The year was 1986. The most bad ass band on the planet had released Mosaic which featured the massively hugetastic single “Everybody Have Fun Tonight”. That band was Wang Chung and the story doesn’t end with “Everybody…”
Wang Chung‘s story began years before when they were known simply as Huang Chung and unleashed their self-titled debut in March of 1982. A little bit New Wave, a little bit electro, and a whole lotta rawk, Huang Chung flew under the radar like John Matrix’s airboat towards the end of Commando.
It was Points On The Curve featuring the irresistible “Dance Hall Days” that solidified them (Now going by Wang Chung) as superstars.
The hits kept coming after that.
I am proud to own a cassette of the To Live And Die In L.A. soundtrack that proved that Jack Hues and Nick Feldman were not only masters of synth-tinged pop-rock but also accomplished composers as heard throughout the modern-day William Friedkin-directed, William Petersen-starring (Yeah, he had a career before C.S.I. everybody) flick. Side A featured such classics as “Wait” and the unforgettable title track while Side B was a completely instrumental score. The 9-minute “City Of The Angels” is a personal favorite of that side.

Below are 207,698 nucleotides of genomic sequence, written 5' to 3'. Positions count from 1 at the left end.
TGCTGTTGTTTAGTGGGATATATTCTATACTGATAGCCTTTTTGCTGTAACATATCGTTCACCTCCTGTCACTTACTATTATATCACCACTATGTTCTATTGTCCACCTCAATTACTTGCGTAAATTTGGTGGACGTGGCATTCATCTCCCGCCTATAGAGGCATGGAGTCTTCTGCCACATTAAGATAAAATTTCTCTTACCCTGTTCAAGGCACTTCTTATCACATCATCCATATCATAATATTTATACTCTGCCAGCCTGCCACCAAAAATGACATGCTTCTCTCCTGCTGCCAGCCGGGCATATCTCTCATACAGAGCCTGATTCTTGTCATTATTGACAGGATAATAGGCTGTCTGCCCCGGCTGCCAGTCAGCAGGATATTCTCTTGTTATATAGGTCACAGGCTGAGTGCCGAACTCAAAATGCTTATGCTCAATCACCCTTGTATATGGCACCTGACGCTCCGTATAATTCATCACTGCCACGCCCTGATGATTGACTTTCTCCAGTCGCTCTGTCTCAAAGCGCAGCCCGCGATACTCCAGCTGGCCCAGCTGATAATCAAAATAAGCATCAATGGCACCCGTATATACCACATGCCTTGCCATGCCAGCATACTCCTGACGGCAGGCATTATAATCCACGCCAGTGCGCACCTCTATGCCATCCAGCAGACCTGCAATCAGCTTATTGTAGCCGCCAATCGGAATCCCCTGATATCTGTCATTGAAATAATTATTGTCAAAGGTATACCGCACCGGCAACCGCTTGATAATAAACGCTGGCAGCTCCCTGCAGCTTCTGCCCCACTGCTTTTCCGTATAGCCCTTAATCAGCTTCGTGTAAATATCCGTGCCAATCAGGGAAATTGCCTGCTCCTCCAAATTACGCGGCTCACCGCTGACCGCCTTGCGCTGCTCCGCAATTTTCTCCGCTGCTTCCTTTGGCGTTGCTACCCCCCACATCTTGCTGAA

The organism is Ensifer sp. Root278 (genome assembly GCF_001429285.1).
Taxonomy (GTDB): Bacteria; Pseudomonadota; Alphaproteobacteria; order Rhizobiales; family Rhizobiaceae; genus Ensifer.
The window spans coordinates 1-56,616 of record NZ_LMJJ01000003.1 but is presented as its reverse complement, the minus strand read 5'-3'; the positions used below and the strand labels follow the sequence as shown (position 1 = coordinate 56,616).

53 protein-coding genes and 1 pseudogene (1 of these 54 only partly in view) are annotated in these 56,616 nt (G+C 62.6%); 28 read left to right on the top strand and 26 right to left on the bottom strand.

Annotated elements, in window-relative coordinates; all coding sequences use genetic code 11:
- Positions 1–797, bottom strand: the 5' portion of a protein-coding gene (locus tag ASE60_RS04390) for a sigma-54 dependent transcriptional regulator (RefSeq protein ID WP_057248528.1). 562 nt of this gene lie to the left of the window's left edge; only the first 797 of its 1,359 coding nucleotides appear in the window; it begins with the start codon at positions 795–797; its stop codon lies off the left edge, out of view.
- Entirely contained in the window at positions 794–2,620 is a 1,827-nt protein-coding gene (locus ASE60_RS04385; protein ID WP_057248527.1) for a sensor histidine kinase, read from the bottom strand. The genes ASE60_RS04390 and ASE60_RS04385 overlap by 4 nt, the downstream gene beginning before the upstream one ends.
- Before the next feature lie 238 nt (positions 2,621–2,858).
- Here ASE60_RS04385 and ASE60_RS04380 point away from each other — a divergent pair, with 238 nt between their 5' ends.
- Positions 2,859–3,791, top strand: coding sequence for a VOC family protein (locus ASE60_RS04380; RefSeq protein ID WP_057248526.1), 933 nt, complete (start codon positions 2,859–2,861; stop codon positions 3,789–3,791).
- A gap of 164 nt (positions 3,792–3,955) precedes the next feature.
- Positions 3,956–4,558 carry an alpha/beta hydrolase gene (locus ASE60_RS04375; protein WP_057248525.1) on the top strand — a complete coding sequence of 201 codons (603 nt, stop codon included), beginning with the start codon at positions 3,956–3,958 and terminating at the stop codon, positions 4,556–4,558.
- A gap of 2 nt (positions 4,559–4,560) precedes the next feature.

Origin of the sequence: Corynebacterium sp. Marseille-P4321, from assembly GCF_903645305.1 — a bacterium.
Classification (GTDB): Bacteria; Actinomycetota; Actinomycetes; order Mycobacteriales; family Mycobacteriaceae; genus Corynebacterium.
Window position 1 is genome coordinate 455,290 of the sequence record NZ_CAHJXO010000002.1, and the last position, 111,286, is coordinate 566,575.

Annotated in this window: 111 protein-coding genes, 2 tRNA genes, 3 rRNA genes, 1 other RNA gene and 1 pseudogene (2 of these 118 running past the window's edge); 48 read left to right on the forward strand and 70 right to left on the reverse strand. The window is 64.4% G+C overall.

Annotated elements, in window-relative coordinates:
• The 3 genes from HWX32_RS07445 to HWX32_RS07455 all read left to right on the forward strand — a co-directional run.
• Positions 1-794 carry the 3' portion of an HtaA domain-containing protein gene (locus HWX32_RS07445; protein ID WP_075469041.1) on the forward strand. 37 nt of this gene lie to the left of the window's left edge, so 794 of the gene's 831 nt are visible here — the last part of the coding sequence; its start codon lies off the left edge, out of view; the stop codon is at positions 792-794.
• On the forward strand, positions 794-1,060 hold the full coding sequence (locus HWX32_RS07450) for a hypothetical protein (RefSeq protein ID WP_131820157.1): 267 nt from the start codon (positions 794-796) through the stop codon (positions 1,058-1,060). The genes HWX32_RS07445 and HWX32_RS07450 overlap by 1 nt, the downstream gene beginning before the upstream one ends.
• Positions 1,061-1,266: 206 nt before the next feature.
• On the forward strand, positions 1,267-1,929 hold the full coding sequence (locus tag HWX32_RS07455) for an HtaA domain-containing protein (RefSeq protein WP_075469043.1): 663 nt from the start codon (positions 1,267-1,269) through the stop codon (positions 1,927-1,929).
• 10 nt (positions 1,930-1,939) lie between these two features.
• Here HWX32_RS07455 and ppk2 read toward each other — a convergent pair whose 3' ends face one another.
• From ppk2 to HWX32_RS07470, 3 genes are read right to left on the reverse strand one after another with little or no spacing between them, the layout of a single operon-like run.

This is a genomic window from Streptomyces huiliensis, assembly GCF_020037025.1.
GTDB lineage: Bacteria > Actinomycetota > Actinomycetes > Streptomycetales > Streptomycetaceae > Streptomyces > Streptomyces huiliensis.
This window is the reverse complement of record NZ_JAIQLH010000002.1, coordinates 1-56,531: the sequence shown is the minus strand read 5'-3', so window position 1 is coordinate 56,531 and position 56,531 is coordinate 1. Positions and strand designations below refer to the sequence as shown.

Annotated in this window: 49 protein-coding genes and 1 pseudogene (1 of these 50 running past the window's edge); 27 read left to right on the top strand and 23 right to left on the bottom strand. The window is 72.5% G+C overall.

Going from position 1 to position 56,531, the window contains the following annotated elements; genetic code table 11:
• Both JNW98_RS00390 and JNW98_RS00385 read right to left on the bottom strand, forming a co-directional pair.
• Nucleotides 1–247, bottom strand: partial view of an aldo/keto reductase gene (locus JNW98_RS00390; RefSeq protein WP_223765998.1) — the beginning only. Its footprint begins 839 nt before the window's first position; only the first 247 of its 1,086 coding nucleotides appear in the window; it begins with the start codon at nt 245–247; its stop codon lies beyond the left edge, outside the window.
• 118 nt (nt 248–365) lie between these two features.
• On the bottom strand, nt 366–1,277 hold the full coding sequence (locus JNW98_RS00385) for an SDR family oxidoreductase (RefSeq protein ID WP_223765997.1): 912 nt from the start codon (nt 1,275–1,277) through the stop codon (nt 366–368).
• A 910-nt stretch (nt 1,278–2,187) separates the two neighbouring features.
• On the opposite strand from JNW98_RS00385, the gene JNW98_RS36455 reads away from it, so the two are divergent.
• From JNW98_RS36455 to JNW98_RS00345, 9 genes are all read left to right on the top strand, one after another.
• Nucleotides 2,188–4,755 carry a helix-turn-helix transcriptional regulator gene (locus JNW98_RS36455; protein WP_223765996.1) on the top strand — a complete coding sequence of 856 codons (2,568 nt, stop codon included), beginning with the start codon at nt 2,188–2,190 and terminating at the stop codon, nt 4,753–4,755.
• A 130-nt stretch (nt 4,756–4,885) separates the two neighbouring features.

And then the bomb that is “Everybody Have Fun Tonight” dropped.
Mosaic was the album that changed everything. If you didn’t know who Wang Chung were yet, you were about to find out. Sparking three singles with “Everybody…”, “Let’s Go!”, and “Hypnotize Me”, Mosaic was a masterpiece from start to finish but ultimately led to the band’s quiet demise following lackluster sales of the follow-up album, The Warmer Side Of Cool.
It’s been 10 years since they left the scene but just as quietly as they left, they’ve quietly reemerged with some shows here and there over the last few years as well as a brand new website and some (gasp!) brand new music. Head over there now and I guarantee “Rent Free” will be stuck in your head as much as “Everybody Have Fun Tonight” was in the ’80’s.